This past Sunday I asked our morning Bible study class: “When it comes to the changing things of life (a) which encourage us? (b) which make us uncomfortable? (c) which are distressing? Though class members noted quite a number of things for each of these three categories, I had begun each with the same word: “technology.” For me “technology” rests in all three areas. I love what the computer and internet connections around the world have opened the door for me to do. However, getting accustomed to using such technology is not always comfortable to me because upgrades change the way I have done things for so long and I then fear messing things up. Technology also has added a great deal of stress to my life at times when I have begun to depend on it so much and then it stops functioning properly. Therein — associated with computer technology — is “The Good, The Bad, And The Ugly!” I guess you could say I almost have a love/hate relationship with technology.

Over the past several months, with issues over the “teEn-MAIL” website and then my computer hard drive crashing (resulting in the loss of addresses for some of the over 1400 subscribers) and being replaced only to then have the motherboard go out several months later, I was getting frustrated enough to wonder if it was time to stop trying to keep “teEn-MAIL” going out. After all, it has been a part of my ministry since 1998 and Facebook has provided another means for some to read, so maybe it was time. I want to thank those who e-mailed to let me know it was being missed and have encouraged me to continue. God Willing, it shall.

Thinking of all the changes that take place in this world, I am so thankful for what is CONSTANT and UNCHANGING of which we can anchor our life and our hope. Sunday’s class discussion was focusing on the words of the Hebrew writer where we read. . .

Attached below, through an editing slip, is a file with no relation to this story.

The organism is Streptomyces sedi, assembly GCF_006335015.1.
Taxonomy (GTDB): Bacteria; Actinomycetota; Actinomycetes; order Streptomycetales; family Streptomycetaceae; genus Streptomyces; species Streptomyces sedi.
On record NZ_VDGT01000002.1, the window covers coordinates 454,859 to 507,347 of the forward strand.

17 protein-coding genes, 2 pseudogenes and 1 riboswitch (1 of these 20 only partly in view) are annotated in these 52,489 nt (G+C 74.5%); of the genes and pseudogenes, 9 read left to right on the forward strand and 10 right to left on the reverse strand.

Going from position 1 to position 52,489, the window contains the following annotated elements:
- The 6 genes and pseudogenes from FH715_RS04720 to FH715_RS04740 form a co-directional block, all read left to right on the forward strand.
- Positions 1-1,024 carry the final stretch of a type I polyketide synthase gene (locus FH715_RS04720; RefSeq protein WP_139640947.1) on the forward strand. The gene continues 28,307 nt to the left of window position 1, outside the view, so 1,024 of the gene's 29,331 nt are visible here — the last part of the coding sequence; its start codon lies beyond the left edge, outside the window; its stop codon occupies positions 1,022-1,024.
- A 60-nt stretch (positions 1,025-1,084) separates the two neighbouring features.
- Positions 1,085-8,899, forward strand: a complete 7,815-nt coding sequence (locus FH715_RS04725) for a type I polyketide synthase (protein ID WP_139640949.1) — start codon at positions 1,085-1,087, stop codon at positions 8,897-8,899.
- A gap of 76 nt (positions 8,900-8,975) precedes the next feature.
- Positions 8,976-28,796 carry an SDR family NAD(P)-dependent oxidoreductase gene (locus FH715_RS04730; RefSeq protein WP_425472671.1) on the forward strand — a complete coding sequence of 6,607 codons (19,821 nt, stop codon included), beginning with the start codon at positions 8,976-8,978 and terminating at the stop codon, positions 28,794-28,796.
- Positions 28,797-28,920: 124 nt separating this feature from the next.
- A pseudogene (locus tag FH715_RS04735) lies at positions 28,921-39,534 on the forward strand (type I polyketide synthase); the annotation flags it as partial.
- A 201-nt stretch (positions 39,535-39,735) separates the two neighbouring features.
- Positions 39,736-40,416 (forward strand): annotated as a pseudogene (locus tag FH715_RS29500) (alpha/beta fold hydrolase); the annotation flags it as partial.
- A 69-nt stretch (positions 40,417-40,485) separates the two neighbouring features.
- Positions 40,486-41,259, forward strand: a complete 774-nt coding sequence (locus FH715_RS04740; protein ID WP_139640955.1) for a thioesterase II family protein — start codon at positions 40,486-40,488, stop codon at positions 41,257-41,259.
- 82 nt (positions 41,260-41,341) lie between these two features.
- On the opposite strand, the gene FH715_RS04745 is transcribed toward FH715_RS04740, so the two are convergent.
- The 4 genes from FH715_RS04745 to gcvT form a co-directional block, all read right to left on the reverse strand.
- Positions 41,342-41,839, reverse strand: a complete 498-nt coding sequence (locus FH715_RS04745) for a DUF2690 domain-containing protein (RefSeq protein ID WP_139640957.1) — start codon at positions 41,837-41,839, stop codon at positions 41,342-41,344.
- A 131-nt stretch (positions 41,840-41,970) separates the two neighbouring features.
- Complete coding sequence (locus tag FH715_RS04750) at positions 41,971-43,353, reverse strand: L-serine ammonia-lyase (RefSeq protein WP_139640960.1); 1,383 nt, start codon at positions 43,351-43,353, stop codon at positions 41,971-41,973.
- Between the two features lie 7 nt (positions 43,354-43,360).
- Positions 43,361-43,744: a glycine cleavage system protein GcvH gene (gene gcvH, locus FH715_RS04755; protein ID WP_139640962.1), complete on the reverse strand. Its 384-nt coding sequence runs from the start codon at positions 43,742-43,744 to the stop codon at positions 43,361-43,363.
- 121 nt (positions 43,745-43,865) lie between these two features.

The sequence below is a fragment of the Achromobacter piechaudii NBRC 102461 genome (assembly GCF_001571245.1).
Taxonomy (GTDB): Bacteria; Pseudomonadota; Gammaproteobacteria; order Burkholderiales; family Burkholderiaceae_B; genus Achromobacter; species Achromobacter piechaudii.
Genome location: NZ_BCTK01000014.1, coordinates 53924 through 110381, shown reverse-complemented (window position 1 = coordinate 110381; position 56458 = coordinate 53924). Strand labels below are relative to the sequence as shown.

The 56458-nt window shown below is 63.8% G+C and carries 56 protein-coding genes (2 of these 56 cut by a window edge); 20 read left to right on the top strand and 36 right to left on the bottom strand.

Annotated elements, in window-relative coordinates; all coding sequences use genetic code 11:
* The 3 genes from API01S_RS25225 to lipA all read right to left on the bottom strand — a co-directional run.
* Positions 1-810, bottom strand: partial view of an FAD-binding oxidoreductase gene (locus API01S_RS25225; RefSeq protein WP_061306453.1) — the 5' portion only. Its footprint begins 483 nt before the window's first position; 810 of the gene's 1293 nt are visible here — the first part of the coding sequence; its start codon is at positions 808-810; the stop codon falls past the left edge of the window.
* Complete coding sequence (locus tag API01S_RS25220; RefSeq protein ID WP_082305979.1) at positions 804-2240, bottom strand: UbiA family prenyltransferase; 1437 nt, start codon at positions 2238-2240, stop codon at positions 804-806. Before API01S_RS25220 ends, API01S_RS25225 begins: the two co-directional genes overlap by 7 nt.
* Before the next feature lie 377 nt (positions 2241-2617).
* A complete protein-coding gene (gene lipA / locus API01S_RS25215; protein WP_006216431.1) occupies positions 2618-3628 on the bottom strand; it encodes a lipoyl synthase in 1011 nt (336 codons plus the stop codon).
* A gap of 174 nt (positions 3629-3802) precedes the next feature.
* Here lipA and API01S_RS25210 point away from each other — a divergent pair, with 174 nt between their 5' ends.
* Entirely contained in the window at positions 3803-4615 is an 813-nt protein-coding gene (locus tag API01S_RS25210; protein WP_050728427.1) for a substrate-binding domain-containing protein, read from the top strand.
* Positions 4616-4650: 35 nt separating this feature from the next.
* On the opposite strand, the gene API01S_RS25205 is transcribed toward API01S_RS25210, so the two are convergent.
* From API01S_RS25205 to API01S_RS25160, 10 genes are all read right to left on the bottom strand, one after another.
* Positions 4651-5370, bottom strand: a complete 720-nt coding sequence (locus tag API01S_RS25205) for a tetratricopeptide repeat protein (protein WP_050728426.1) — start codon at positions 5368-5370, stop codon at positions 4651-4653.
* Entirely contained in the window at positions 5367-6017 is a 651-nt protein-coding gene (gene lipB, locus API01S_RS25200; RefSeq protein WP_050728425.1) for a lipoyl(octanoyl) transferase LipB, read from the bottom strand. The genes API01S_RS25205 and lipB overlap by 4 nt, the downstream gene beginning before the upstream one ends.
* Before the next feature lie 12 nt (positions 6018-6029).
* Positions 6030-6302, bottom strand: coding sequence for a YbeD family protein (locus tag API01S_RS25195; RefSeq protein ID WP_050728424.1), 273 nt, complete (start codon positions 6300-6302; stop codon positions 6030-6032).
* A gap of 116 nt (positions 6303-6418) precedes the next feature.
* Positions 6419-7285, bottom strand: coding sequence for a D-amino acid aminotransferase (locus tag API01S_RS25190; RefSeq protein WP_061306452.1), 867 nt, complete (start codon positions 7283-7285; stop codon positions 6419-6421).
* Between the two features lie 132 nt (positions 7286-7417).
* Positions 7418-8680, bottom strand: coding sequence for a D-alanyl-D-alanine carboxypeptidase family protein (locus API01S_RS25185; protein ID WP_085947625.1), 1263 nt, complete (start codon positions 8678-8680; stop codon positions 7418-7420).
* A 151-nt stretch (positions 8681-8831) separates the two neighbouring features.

“(8) JESUS CHRIST IS THE SAME YESTERDAY AND TODAY AND FOREVER.” (Hebrews 13:8 ESV)

Amidst all the changes in this life — “The Good, The Bad, And The Ugly!” — that is the BEST REMINDER we can have for focusing and keeping life grounded in what matters most. To know in a changing world we have an UNCHANGING SAVIOR, our hope can remain in the blessed eternity yet to come.

Have a great day LEAVING LIFE ANCHORED IN THE UNCHANGING CHRIST!

– Carl Hanson

(“teEn-MAIL” is sent out daily by Carl Hanson, preacher for the Port Townsend Church of Christ located at 230 A Street, Port Townsend, WA 98368 USA. Come visit us if in the area. www.porttownsendchurchofchrist.org)

#focus, #frustrations, #jesus, #technology-in-ministry

Hugh’s News & Views (Focus)

HUGH’S NEWS & VIEWS

KEEPING OUR SPIRITUAL FOCUS

Cleon Lyles was one of the great pulpiteers in churches of Christ in the mid-twentieth century. Frequently, brother Lyles would begin a sermon by saying, “Now let’s think about some things before we think about some other things.” This was his way of saying that before we can understand some things there are some other things on which we need to gain some clarity.